• 20. 20 Liberties Guaranteed in the Original Constitution (cont’d) ■ Citizens of each state entitled to the privileges and immunities of the citizens of every other state ! ■ No religious test or qualification for holding federal office ! ■ States cannot pass laws impairing the obligation of contracts. Copyright © 2013 Cengage
  • 21. 21Copyright © 2013 Cengage
  • 22. 22Copyright © 2013 Cengage ! ■ Reducing the Separation of Powers • Increase presidential authority • Lengthen terms for members of the U.S. House of Representatives ■ Making the System Less Democratic • Balanced Budget Amendment • Line-item veto Constitutional Reform: Modern Views
  • 23. 23 Copyright © 2013 Cengage
  • 24. 24 Marbury v Madison (1803) ■ Established Judicial Review: the right of the Supreme Court to decide the constitutionality of Congressional or Presidential acts ■ Involved Adams’ judicial appointments to retain Federalist control ■ Challenged by Jefferson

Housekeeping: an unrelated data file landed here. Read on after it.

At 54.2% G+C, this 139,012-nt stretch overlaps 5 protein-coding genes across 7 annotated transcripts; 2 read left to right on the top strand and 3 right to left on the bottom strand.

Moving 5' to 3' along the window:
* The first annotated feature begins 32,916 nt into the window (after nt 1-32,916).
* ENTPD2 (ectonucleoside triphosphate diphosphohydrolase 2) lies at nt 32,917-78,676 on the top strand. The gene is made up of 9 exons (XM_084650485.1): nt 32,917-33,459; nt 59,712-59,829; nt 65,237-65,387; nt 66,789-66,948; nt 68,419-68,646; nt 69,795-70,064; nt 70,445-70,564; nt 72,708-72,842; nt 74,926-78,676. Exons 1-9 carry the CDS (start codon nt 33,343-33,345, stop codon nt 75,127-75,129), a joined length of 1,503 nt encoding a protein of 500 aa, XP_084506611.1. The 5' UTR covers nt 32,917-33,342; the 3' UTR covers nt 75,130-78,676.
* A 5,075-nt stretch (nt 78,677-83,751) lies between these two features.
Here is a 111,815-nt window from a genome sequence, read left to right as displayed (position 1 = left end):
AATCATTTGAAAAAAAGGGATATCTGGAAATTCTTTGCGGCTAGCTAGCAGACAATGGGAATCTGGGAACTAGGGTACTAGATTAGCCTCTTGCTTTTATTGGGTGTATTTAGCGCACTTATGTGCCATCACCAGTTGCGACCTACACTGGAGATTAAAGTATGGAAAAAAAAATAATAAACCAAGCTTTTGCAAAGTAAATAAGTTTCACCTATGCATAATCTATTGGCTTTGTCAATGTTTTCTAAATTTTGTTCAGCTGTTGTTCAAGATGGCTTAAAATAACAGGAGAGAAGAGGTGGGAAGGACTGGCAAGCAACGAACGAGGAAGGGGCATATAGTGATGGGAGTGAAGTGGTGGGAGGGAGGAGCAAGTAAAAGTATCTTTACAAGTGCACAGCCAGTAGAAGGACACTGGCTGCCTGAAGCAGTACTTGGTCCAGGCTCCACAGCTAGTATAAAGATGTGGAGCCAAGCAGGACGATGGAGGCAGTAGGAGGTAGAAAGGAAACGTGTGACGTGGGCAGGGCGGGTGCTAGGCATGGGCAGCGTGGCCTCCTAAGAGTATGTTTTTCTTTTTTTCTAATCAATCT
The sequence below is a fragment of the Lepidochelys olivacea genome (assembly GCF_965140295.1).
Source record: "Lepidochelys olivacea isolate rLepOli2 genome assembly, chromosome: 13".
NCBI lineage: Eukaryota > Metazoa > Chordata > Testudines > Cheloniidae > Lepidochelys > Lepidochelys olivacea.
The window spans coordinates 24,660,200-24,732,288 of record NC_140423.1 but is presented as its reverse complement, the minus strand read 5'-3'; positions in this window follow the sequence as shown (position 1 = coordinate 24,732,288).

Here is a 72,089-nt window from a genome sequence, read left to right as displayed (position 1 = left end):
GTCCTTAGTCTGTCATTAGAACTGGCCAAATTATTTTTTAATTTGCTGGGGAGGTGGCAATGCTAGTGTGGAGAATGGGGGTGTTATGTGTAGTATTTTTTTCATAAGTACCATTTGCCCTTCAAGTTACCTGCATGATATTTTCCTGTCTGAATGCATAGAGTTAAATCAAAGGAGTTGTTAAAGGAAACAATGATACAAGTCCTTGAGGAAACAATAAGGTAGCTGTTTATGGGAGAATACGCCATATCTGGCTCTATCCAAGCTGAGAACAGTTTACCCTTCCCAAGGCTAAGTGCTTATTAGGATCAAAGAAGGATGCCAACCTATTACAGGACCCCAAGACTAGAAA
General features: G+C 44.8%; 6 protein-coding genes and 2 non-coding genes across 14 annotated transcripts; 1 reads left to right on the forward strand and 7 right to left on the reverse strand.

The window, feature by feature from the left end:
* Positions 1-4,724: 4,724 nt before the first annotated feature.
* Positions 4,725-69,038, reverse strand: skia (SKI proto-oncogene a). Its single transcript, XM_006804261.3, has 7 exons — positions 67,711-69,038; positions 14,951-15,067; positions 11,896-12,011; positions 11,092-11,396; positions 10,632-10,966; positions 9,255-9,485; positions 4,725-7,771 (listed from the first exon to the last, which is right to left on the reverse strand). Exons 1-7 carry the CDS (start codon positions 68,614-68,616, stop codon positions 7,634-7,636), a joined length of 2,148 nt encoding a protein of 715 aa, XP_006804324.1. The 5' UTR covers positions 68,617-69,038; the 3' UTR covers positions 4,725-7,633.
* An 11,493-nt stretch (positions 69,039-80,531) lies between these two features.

• 25. Why Federalism Matters ■ Federalism is a system in which the national government shares power with state/local governments. ■ State governments have the authority to make final decisions over many governmental actions. ■ The most persistent source of political conflict is between national and state governments. Copyright © 2013 Cengage
  • 26. Figure 3.1 Lines of Power in the Federal System of Government Copyright © 2013 Cengage
  • 27. Figure 3.1 Lines of Power in the Federal System of Government Copyright © 2013 Cengage
  • 28. Figure 3.1 Lines of Power in the Federal System of Government Copyright © 2013 Cengage
  • 29. Copyright © 2013 Cengage The Founding ! ■ A Bold New Plan: A “federal republic” for which there was no precedent ■ Elastic Language ! Congress shall have the power to “make all laws which shall be necessary and proper for carrying into execution the foregoing powers.” -from Article I
  • 30. Copyright © 2013 Cengage
  • 31. Copyright © 2013 Cengage The Debate on the Meaning of Federalism ■ The Supreme Court Speaks (Chief Justice John Marshall was an advocate of Federalism) ! 1819 - McCulloch v Maryland • referenced “necessary and proper” powers of Congress • confirmed “Supremacy” of the federal (national) government